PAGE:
It is essential that the change to individual affiliation for trade union members should be managed in a way that protects the long term financial sustainability of the party.  A 5 year transition delivers this and gives time for both the party and our trade union affiliates to set out to members why they should become affiliate supporters in their own right.  And it is fair that at that point the scale of a trade union’s collective affiliation shall be governed by the number of levy payers they have brought to the party.

A closer link with trade unionists

As a trade unionist I really welcome the fact that individual levy paying trade unionists will have the ability to become affiliated supporters.  One of the key aspects of this change is that they will then provide their individual details direct to the party.  This will allow local constituency parties to contact them directly and involve them in their activity.

The extent of that change should not be underestimated.  Gone will be the days where CLP Secretaries receive the odd affiliation fee cheque from a local trade union branch with one contact name at the bottom who they never again hear from.  This change will enable meaningful relationships to develop and with that a better understanding and representation of working people’s rights within our party.

Fairer selections

Too many members feel that standing as a party representative is unrealistic – that our selection processes are too long and too expensive to allow them to compete with those fortunate enough to have large amounts of money or time to spend on them.

The changes Collins proposes to our selections will open up these structures to many more members than at present.

The cap on selection spending, that I’ve argued for for some time, will create a more level playing field and the stipulation that selections should be as short as possible should allow more people with day jobs to participate.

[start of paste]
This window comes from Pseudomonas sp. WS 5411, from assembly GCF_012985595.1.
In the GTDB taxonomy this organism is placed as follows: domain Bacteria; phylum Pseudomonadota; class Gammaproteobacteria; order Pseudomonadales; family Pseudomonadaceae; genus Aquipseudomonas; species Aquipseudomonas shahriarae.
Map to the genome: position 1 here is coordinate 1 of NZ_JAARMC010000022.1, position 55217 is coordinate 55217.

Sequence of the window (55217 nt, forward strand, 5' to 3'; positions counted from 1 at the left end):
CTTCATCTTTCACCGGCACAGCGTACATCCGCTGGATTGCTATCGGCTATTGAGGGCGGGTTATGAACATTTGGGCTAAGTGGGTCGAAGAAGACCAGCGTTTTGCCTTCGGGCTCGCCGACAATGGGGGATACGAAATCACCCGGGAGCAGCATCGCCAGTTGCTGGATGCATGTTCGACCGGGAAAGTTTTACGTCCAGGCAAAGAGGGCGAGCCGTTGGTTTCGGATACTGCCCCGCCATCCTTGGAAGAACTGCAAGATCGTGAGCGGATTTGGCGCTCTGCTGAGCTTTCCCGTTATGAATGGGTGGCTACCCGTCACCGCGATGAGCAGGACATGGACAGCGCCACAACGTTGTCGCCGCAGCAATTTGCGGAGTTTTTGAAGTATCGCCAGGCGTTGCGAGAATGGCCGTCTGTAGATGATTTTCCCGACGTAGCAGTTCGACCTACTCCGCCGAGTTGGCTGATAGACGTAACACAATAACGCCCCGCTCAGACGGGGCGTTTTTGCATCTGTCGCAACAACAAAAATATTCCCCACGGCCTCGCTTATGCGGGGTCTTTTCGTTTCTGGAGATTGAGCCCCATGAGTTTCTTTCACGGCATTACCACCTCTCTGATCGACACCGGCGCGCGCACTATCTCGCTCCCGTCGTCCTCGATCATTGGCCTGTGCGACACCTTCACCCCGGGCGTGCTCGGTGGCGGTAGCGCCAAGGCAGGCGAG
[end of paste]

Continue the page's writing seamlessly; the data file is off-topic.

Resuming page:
Power to the people

It’s easy to be cynical in politics, particularly so right now on the back of the expenses scandal, but the creation of new rights for affiliate and registered supporters sends a powerful message from our party to the electorate.  It’s a message that says “welcome”.  This might not mean that your CLP meetings are going to change overnight but we’re the only party taking these steps and we should use them – along with the work Arnie Graf is doing to bring our party into our communites – as a catalyst for change in our villages, towns and cities.

I would have like to have seen the review go further.  I have, since before I even joined the NEC, argued that there should be greater CLP representation on the committee – 6 CLP representatives, on a committee of 33 is woeful.  But this set of negotiations was always unlikely to deliver that change and we shouldn’t throw the baby out with the bathwater.  It is however something I remain committed to and will continue to fight for.

It is vital that the Implementation Group which Collins recommends to oversee the party reforms is representative of the party as a whole, that the process of change is managed carefully and that our members and CLPs are engaged in this process.

I promised, as your voice on the NEC, to always put members first.  I know not everyone will agree with all the Collins recommendations but I hope my engagement with you and this explanation of why I voted in favour of the proposals reassures you that your concerns are heard and shaping the debate about the future of our party.